In these instances, we see how a free market economy, one of the greatest ideological inventions of human society, works; it enables people to trade goods and services willingly, with the freedom humans desire so much; the voter needs money, the agent needs the vote and transaction happens, good deal or is it? The “marketization” of all things presents two main challenges for the society suffering from it;

Firstly, it makes it harder to be poor; if the only thing money decided was a fancy car or a great vacation trip to the popular islands of the world, then economic inequality wouldn’t matter so much, but immediately it starts deciding who and who got the basic needs of life, then it becomes a serious issue, basic needs such as political leadership, education, security and the pursuit of happiness are becoming more and marketable, and in a free market, the goods go to the highest bidder.

Secondly, “marketization” presents a challenge in quantifying the value of goods; for instance, what is the price of a fully functioning kidney in a free market? Think of it this way, you have beloved friends coming to town, and you prepare everything for them, food, accommodations, and entertainment; they thoroughly enjoy their stay, and you guys have a good time at the airport while waiting for their plane, one of them drags you aside and goes “how much do we have to pay you for the services you rendered?” you’d probably become upset because you feel the value of what you did cannot be quantified in money, but in an unrestricted free market, this is exactly what happens, campaigns were supposed to show the solidarity the people had in a certain candidate, and the more turnout, the more confident the candidate grows, today when large numbers are seen at campaigns, one just hisses and guesses (and most times correctly) that they’ve been mobilized with money.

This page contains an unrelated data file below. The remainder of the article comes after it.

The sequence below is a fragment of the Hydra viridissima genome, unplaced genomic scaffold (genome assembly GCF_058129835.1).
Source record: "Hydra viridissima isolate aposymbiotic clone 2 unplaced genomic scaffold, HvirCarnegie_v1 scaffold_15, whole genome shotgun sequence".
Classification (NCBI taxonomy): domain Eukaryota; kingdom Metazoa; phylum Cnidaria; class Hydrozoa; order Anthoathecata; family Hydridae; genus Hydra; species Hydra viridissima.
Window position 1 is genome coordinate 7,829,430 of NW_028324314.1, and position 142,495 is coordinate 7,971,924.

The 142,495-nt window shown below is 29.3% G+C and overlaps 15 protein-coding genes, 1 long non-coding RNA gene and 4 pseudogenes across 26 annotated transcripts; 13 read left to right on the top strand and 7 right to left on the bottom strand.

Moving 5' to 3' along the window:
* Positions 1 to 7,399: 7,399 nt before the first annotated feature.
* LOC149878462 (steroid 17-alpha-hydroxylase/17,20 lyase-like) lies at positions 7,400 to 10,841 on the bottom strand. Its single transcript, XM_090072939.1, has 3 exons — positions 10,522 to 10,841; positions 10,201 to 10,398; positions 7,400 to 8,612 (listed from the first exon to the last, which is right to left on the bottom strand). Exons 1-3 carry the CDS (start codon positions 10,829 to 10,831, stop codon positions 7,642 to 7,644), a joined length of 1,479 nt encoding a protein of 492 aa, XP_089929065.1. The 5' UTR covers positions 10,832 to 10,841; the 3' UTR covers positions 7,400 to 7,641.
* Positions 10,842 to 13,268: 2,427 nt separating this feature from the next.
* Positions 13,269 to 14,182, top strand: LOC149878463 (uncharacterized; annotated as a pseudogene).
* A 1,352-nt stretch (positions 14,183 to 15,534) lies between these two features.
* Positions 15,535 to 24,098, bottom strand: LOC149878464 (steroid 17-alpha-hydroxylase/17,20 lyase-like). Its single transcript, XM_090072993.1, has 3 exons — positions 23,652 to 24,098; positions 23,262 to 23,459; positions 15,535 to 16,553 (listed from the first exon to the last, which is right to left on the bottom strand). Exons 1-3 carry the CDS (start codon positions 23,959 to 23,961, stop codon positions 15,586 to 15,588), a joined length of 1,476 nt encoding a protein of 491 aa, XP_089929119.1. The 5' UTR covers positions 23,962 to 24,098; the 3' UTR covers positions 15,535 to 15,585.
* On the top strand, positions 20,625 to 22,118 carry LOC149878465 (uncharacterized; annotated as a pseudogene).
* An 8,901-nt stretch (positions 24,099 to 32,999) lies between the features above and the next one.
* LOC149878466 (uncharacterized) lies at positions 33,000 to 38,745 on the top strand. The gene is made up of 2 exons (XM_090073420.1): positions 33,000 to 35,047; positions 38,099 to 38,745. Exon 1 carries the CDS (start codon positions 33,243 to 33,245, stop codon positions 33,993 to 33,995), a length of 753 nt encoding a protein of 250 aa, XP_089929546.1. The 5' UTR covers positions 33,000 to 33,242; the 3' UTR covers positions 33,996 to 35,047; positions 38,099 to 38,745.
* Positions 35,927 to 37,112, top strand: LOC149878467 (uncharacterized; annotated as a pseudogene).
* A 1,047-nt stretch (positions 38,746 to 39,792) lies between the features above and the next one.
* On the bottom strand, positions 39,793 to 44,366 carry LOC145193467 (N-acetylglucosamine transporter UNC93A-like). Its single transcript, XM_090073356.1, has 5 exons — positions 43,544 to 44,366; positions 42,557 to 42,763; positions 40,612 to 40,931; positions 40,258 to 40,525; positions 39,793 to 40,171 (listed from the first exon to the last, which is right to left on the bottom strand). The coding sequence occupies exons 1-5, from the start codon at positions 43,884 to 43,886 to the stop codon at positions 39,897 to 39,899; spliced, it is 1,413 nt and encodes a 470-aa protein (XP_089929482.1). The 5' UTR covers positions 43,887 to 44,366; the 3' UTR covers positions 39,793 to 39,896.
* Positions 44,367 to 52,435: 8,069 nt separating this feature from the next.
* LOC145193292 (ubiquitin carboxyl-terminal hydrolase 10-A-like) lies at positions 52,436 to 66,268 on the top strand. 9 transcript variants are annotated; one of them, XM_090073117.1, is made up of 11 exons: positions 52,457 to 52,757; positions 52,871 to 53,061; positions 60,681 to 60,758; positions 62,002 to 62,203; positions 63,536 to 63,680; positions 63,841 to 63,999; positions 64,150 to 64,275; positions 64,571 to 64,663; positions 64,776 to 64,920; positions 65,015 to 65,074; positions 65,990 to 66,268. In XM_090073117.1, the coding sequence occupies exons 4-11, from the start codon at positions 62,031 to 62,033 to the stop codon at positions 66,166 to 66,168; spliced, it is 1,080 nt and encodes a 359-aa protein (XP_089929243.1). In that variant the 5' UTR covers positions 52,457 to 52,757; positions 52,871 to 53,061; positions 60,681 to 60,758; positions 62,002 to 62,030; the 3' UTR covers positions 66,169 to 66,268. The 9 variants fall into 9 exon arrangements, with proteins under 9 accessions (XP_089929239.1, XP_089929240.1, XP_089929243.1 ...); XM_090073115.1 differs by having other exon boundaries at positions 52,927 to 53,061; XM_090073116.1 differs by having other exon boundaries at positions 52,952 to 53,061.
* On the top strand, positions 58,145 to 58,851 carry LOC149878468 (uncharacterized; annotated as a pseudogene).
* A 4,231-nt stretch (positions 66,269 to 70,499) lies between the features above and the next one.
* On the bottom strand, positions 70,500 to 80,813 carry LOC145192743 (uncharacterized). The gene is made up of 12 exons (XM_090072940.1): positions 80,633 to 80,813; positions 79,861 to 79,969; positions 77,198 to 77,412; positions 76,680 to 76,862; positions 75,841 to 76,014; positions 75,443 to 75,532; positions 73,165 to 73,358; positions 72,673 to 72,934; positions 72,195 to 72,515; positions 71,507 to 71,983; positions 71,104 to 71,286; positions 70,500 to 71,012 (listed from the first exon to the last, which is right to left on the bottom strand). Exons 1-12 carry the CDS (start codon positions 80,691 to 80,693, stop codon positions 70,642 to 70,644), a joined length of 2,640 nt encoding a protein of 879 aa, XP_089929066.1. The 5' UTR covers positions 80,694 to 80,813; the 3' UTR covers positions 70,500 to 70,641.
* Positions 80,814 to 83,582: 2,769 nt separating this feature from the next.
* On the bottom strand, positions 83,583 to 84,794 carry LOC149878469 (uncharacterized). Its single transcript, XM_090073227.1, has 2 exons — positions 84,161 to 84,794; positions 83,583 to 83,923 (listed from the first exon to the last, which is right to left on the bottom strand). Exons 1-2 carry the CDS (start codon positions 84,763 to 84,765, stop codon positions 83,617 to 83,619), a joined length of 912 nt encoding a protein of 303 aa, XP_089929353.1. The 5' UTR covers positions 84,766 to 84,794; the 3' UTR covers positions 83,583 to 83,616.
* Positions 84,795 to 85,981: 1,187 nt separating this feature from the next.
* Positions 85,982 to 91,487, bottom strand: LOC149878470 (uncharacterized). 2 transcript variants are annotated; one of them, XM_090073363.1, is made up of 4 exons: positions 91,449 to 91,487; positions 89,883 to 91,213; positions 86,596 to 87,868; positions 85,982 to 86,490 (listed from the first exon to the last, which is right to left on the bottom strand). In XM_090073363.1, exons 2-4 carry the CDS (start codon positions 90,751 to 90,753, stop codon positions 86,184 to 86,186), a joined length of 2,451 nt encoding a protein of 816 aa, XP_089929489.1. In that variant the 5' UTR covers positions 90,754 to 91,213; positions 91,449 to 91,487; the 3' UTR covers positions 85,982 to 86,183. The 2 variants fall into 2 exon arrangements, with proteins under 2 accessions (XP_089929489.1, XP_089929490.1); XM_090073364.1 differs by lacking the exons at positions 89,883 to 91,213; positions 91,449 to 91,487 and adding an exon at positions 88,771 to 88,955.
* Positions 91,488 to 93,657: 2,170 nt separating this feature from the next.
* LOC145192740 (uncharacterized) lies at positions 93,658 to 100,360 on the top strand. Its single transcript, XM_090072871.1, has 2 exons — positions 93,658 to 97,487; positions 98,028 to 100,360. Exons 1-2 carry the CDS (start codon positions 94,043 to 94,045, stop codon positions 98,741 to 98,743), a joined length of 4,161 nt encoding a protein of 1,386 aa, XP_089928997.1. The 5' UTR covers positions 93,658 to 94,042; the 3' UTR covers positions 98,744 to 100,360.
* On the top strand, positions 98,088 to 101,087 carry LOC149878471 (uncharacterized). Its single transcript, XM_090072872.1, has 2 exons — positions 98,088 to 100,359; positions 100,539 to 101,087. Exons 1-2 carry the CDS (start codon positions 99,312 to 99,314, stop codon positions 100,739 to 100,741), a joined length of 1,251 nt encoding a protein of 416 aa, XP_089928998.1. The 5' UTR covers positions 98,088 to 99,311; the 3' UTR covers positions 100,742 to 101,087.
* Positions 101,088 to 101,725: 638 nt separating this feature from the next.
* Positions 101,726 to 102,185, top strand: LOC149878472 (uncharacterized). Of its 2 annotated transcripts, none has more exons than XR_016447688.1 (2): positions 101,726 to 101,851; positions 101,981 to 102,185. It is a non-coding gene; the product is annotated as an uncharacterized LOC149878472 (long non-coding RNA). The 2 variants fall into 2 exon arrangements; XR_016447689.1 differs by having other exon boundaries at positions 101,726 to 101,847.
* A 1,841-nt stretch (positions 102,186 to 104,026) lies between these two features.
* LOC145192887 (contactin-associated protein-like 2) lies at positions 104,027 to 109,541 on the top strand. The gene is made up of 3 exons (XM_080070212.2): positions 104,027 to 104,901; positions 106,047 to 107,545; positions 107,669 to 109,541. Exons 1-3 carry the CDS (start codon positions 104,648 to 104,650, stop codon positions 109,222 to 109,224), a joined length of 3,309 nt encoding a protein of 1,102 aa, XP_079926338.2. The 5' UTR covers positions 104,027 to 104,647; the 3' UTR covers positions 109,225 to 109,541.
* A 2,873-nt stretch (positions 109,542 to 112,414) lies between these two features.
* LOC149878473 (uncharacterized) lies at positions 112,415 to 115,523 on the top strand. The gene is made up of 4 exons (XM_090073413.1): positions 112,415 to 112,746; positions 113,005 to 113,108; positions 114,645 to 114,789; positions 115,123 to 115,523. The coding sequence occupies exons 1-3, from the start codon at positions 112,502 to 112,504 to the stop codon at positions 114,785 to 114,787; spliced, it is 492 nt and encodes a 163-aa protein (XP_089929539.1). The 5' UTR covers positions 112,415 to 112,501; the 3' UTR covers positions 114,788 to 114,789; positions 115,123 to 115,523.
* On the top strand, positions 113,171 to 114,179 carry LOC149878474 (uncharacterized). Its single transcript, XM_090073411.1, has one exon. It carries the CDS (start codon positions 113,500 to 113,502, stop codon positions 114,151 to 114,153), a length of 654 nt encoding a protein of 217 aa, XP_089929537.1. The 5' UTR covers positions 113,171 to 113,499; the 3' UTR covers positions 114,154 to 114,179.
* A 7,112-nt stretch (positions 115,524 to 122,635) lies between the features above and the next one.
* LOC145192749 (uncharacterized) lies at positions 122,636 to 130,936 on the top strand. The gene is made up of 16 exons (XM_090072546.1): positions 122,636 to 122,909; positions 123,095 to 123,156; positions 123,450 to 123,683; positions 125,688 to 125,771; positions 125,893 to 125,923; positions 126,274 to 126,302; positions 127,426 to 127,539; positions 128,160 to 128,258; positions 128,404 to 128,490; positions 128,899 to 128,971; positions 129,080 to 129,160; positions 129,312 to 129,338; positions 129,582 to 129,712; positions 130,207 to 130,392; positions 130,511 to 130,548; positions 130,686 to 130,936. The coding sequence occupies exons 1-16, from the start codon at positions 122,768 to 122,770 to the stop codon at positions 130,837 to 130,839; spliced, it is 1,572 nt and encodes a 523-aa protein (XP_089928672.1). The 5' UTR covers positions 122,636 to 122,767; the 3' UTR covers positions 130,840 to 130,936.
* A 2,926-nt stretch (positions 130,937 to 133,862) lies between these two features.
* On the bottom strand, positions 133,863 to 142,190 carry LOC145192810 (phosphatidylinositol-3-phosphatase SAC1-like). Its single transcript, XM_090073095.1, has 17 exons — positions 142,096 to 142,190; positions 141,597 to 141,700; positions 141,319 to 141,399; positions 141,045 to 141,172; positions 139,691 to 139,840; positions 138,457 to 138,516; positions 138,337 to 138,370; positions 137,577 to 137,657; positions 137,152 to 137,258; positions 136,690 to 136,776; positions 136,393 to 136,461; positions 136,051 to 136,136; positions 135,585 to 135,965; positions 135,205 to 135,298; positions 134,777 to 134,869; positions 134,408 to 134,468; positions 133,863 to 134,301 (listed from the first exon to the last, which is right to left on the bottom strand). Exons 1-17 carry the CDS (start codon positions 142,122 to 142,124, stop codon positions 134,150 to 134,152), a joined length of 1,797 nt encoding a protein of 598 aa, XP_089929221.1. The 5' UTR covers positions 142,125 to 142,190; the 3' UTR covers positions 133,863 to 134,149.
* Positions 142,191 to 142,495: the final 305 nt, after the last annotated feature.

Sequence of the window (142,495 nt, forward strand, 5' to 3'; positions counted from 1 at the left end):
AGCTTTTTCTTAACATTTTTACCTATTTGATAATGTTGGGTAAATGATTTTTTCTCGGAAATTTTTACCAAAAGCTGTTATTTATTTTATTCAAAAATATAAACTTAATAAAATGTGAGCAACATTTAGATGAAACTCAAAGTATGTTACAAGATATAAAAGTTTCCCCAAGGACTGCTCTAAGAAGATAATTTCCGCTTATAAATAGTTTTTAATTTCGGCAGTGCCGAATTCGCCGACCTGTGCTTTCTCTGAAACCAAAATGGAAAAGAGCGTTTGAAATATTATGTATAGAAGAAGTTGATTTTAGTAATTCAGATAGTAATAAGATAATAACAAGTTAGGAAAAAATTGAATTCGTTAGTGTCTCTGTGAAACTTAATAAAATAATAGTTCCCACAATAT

The challenge with this situation is that it strips humanity of every ounce of altruism, kindness, generosity, and every other socially useful character in exchange for what is best for the market. Cultures are dismembered and discarded; in such a society, crime skyrockets since money decides who gets to literally live and who dies. Of course, this is not new; Karl Marx described history as an unending fight between the haves (bourgeoisie) and the have-not (proletariat); the answers he prescribed, however were unrealistic and too ideological, and its practice have led to little more than genocides, widespread famine, and starvation.

However, the ills remain, that political and economic discourse that nobody wants to have; we rather fight and bicker over parts of it than face the main point, post how we are winning in life on social media but complain bitterly about its unfairness in our closets. Human society can only take so much at a time.